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NEWS | Feb. 6, 2014

Environmental issues are high priority at Wyoming's Camp Guernsey

By Sgt. 1st Class Jimmy McGuire Wyoming Military Department

CAMP GUERNSEY JOINT TRAINING CENTER, Wyo. - Soldiers, Airmen and Marines have a lot of training to do before entering the field of battle, and that training can sometimes make a mess or damage property.

At Camp Guernsey Joint Training Center, where tens of thousands of service members conduct such training every year, keeping the camp in the condition it was found is taken very seriously.

Not only are fuel spills, trash or water usage addressed, but so are historic and cultural sites on the busy military training area.

"Everyone coming here to train is briefed on environmental issues," said Pamela McClure, Camp Guernsey's environmental specialist. "And, everyone has to check in with me before leaving.

"I'm available 24-7 and will check out units day or night," she added. "We'll do a walk through and pick up even a salt packet. We must keep this area sustainable."

Dear to McClure's heart is the "tribal" population that she reports has used the grounds for 10,000 years. She said there are more than 1000 cultural sites on the camp, which include stone circles, and sites where hide scraping and chert gathering was conducted.

"There are places where only foot traffic is allowed, and some very sacred sites, where natives pray before entering." Gen. Steven Mount, when he was garrison commander, made those a no-go area, she added. "We have constraint maps, outlining how an area can be used." McClure takes part in annual meetings, where representatives of more than 20 tribes with an interest in the camp discuss issues.

According to Col. Richard Knowlton, garrison commander, McClure and her assistant Cassie Wells are in the field almost every day. "They are always studying what happened 10,000 years ago and what it will be like next year. They are very conscientious and enthusiastic about what they're doing."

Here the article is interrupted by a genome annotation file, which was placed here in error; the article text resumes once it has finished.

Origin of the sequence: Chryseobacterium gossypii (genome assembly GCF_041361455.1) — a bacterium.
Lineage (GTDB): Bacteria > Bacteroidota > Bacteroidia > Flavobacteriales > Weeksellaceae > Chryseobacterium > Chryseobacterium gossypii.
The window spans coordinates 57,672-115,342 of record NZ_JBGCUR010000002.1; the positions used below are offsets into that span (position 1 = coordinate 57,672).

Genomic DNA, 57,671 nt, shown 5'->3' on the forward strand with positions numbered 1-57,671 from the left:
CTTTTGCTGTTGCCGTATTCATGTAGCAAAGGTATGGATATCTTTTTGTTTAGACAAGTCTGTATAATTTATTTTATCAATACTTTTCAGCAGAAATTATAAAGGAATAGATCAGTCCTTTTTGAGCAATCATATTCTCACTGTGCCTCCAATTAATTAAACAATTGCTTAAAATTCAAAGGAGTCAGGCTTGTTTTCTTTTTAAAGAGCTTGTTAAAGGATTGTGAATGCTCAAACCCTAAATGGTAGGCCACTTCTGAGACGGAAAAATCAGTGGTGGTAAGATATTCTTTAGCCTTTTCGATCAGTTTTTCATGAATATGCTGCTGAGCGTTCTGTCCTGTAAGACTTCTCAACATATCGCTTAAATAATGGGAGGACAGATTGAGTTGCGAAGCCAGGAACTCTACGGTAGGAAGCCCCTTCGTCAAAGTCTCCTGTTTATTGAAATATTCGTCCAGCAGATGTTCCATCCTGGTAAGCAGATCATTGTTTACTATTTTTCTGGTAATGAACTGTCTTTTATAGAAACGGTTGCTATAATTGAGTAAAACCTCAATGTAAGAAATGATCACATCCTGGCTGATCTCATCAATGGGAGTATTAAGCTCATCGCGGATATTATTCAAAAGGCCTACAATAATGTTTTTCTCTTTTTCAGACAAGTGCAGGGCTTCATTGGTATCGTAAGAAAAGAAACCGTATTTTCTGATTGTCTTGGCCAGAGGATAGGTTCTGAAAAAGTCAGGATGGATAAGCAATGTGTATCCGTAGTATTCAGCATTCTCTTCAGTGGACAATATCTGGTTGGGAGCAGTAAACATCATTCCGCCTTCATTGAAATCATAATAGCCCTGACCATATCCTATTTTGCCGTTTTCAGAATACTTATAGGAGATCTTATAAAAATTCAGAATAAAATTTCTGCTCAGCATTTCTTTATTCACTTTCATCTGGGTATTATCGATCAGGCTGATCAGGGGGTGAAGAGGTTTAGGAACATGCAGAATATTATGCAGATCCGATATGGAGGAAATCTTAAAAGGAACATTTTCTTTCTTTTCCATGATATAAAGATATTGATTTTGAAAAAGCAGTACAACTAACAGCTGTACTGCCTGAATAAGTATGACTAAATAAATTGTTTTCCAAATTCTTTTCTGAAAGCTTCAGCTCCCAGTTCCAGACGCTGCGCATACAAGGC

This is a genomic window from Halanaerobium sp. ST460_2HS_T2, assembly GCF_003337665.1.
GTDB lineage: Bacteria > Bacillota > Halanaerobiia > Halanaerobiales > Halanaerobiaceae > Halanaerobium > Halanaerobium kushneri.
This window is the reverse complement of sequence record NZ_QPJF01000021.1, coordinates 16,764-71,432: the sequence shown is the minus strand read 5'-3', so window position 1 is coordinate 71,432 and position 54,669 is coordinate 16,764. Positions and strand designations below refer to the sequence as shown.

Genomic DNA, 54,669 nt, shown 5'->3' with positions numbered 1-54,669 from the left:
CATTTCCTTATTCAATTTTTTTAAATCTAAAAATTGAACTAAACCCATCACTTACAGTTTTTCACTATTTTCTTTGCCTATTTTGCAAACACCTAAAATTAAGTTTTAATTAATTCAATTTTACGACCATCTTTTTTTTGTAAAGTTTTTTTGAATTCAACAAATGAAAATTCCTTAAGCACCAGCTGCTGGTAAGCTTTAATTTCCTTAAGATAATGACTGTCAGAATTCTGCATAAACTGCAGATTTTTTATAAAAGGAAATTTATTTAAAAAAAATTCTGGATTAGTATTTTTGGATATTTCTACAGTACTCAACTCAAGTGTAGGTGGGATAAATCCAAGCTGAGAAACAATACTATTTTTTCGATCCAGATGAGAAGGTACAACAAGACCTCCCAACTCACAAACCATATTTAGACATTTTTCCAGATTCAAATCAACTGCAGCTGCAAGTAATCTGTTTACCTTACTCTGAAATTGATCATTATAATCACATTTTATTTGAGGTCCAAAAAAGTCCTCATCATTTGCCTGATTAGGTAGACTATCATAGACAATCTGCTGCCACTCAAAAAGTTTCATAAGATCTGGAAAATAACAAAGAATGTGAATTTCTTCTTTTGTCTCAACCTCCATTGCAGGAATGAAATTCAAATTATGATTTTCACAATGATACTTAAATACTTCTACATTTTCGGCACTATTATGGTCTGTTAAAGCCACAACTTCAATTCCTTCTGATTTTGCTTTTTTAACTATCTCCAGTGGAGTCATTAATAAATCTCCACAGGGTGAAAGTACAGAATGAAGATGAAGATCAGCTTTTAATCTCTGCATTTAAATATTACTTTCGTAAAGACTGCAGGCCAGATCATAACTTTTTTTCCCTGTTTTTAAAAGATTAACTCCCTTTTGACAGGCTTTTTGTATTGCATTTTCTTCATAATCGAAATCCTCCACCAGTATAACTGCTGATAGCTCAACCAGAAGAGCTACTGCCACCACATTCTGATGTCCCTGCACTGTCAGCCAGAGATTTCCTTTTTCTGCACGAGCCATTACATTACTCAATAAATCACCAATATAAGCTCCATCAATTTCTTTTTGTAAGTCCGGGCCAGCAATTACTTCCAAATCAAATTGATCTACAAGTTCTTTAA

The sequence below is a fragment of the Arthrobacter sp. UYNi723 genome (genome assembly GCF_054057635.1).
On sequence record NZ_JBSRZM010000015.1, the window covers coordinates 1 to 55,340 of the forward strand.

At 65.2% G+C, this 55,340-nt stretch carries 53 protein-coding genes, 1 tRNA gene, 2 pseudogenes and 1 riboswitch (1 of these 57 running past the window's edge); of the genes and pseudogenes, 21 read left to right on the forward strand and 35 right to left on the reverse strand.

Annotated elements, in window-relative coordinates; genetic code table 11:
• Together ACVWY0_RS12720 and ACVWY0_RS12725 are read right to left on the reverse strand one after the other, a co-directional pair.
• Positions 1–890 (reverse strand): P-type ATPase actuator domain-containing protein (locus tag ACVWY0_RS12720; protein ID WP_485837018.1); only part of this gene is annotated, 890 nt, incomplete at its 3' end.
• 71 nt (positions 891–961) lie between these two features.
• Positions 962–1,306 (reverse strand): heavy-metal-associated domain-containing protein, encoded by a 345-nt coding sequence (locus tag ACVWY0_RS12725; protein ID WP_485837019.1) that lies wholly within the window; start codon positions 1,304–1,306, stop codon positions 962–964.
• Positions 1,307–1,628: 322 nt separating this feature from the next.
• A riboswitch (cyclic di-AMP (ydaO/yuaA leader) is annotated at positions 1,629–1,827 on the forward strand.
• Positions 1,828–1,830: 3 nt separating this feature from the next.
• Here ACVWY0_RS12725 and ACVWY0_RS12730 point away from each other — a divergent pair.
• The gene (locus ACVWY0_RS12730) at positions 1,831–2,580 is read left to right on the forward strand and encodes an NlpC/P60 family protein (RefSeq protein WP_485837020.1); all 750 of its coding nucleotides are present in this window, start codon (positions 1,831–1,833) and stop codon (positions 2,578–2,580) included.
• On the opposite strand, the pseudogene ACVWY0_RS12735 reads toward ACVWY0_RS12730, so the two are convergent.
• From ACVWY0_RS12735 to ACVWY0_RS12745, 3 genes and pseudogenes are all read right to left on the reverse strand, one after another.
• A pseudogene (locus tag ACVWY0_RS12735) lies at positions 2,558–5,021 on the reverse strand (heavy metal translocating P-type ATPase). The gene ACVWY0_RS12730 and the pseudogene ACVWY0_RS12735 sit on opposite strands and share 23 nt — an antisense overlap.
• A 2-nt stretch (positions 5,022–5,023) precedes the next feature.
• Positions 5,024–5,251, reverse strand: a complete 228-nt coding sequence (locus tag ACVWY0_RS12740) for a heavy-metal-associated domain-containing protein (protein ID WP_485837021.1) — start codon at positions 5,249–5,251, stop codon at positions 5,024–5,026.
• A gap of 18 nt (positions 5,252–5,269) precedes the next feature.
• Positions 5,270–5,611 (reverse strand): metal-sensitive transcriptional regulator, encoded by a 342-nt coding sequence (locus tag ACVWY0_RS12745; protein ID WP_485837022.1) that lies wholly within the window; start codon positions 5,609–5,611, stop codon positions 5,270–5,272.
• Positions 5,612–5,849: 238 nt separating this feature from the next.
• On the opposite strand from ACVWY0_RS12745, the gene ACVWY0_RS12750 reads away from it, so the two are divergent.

Preserving the history also entails keeping the historic district looking pristine. If someone proposes a plan to build a structure, it is scrutinized and won't be allowed if it impedes a view, even at a great distance.

McClure said, "We won't build anything that upsets the visual element. We have to keep the flavor."

Besides historical preservation and cultural issues, the environmental department also deals with water issues and hazardous materials. Camp Guernsey is the only National Guard training facility that has its own water system and with that, comes close involvement from the Environmental Protection Agency (EPA).

Also, water purification units need to get special permits to use water from the Guernsey Reservoir, as it can't be put back in. "We use any leftover water for dust suppression," McClure said.

High standards are also applied in the care and handling of hazardous materials, McClure said.

"It used to be someone might have left some oil or paint, but now we have lots of rules regarding storage of materials. Material safety data sheets (MSDS) are well organized in case of a problem."

The camp exceeds federal spill standards, as well. If a quart or more of oil or any hazardous liquid is spilled, it must be reported to the environmental office, however, that is not so the offender will be punished.

"I provide tools to help clean it up," McClure explained. "We understand, you're training and spills happen. We don't want anyone to get in trouble; we just want to get it cleaned up. If people are worried about getting in trouble, they might not report a problem. I look at it as a customer service."